With a range of hot water heating options available, what’s your best bet? The simple answer is, there’s no simple answer. The best way to learn what type of hot water heater is best for you and your home comes down to discovering the options available, and what their claims to fame and shortcomings are.
Let's start with a combi system - a combi boiler, short for “combination,” which offers both heat and hot water. A combi boiler contains a flat plate heat exchanger, which heats water on demand. As the heat exchanger cranks up the temperature of water, the boiler provides that water to your shower, sink, or other areas of the house. Because it heats water on demand, there is no storage tank like you might see in your basement now. This lack of hot water storage means that the boiler must run every time hot water is needed. A combi is small - typically wall hanging, and requires a very small amount of space.Want to save the basement for a game room? Install a combi in the closet to open up the floorplan for activities!
On the other side of the spectrum is the more traditional option of a boiler and separate DHW (domestic hot water) storage tank. The water inside the tank is heated by the boiler, where it is stored at a heated temperature until it is used. Unlike the combi system which fires every time you turn the hot water on, a DHW tank will maintain the heat, and will typically only fire the boiler after about half the tank has been used. This can save energy, but also increase the overall lifespan of your boiler, as it doesn’t need to fire each time hot water is needed. In terms of space, this boiler and tank system is closer to what you’re likely used to seeing in a basement or utility room, like the example shown on the right. The boiler takes up some space on the floor (though wall-hung units are also available for non-combi systems), but approximately a 24x24” amount of floorspace is needed for the tank.
A hot water storage system like a DHW tank allows more usable hot water to be available than a combi system. When hot water is available from the DHW tank, that water can be used, i.e. to fill up a bathtub, in a much shorter time than the 10-12 minutes it would take with a combi boiler system. The reason for this is down to the limits of a combi boiler’s flow rate - it can only heat so much water at a time, regardless of how much water can move through your plumbing fixtures. This also applies to taking multiple showers at once. Because of the DHW tank’s stored hot water, taking two showers at once is possible. because a combi makes the hot water as it is used, the situation may exist where because of the shower fixtures, the combi boiler may only be able to keep up with a single shower.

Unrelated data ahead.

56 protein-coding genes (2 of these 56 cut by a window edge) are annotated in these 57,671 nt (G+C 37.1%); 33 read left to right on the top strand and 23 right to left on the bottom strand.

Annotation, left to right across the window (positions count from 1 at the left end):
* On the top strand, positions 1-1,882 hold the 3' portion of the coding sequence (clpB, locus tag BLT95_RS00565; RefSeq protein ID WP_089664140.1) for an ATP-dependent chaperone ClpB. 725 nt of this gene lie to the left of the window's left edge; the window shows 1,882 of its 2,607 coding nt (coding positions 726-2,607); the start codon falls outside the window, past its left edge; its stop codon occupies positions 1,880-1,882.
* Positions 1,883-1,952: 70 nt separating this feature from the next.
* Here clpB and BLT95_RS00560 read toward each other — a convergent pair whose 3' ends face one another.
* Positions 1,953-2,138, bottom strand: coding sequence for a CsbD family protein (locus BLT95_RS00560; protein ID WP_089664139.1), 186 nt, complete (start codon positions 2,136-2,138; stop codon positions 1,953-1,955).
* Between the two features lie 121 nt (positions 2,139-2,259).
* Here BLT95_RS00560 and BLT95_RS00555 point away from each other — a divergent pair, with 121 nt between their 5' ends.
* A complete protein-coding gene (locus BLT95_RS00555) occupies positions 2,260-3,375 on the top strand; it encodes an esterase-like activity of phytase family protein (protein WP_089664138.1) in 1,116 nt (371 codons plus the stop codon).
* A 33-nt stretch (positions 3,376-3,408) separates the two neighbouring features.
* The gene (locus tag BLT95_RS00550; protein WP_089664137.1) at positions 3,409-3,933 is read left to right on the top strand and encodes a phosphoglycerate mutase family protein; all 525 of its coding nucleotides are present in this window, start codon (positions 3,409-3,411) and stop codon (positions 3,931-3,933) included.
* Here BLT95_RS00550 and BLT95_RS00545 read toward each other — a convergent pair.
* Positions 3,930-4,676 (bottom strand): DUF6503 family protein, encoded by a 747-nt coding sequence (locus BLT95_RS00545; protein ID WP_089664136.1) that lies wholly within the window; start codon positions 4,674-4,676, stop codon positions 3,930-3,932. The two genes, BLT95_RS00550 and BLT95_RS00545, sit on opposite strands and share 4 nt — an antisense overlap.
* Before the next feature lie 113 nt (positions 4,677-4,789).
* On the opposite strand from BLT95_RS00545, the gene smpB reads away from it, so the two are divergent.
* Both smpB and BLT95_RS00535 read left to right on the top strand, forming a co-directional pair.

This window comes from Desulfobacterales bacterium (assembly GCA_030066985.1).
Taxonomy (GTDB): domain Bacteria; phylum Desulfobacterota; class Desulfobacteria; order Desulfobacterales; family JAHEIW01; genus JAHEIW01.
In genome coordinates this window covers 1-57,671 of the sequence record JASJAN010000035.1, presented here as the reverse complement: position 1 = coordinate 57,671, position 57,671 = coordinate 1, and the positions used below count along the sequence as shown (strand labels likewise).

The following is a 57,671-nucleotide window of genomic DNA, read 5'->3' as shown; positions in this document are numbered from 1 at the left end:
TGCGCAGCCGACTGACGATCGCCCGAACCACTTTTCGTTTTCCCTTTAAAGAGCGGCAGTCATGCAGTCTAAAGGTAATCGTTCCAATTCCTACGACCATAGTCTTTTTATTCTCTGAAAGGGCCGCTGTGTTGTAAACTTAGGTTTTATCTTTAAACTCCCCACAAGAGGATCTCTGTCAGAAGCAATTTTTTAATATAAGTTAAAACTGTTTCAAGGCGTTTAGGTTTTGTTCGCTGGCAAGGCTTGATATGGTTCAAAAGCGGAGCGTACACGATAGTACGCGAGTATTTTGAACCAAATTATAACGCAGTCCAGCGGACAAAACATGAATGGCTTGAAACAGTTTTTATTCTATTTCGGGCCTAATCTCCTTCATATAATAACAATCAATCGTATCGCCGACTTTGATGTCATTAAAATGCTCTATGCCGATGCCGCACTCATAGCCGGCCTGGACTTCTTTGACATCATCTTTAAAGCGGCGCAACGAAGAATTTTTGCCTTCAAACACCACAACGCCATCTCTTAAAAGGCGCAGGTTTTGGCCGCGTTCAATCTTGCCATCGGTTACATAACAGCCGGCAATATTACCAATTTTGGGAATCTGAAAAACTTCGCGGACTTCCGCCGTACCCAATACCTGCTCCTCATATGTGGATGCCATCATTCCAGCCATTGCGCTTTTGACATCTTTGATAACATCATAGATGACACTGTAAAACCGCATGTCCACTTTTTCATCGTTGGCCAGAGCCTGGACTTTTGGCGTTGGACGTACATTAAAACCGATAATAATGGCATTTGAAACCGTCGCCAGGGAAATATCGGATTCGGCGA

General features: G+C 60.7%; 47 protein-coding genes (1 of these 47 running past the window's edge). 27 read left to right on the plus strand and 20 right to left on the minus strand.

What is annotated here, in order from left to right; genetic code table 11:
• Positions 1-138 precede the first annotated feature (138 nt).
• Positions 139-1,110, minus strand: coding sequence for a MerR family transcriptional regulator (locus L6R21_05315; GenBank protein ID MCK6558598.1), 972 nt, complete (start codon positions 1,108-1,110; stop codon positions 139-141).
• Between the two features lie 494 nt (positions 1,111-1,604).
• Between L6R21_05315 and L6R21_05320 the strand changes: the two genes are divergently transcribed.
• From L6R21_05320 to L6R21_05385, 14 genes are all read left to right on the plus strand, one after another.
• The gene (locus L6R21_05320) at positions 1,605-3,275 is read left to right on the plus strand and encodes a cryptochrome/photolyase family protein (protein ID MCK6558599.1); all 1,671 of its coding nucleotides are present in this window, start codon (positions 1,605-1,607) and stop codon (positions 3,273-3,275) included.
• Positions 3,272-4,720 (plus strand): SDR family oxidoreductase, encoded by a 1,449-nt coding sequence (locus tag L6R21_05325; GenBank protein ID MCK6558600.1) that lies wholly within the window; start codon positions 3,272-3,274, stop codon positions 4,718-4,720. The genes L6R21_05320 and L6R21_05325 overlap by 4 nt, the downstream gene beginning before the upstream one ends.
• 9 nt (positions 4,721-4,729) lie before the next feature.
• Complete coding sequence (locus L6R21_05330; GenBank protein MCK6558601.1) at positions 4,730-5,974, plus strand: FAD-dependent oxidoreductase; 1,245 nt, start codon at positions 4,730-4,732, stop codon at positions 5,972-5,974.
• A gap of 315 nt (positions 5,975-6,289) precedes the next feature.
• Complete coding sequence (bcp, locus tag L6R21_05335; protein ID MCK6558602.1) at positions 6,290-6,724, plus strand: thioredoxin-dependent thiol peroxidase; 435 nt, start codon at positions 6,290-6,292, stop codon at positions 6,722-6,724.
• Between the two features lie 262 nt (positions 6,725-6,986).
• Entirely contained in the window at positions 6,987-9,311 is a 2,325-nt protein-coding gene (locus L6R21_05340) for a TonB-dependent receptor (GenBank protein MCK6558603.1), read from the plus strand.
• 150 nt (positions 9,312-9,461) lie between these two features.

Now, what would happen if you fill your DHW tank with hot water, but the dishes are done, showers are taken, and there’s no need for hot water for hours or more; wouldn’t that waste the energy used to heat the water? Surprisingly, the answer is no! Hot water stored in a quality DHW tank will maintain its temperature thanks to high levels of insulation, meaning that temperature loss is minimal, only about 0.7º per hour with a EVIA 42 gallon tank. In simpler terms - the boiler only has to fire two “recovery cycles” per day to maintain that hot water for immediate use.
A major advantage that you may assume comes along with a combi boiler system is the cost. A smaller, single product, along with simplified installation from your contractor means a much smaller price tag, right? Again, things aren’t always what they seem. Modern boiler systems are designed to work with indirect water heaters (another name for a DHW tank) without much additional equipment or work, and with the inclusion of a tank, only leads to about a 10-15% price increase when compared to a comparably-sized combi boiler.
So what’s the main takeaway? It’s all dependent on your individual needs. If space is the most important factor to you, then a combi boiler may be the winner. But, if efficiency and flow rates of your hot water take precedence, then a boiler/tank combo might be your best bet. Do some research to discover your options, find a trusted contractor (or three!) to get quotes and professional recommendations, and weigh your options to determine what will work best for your whole family for decades to come.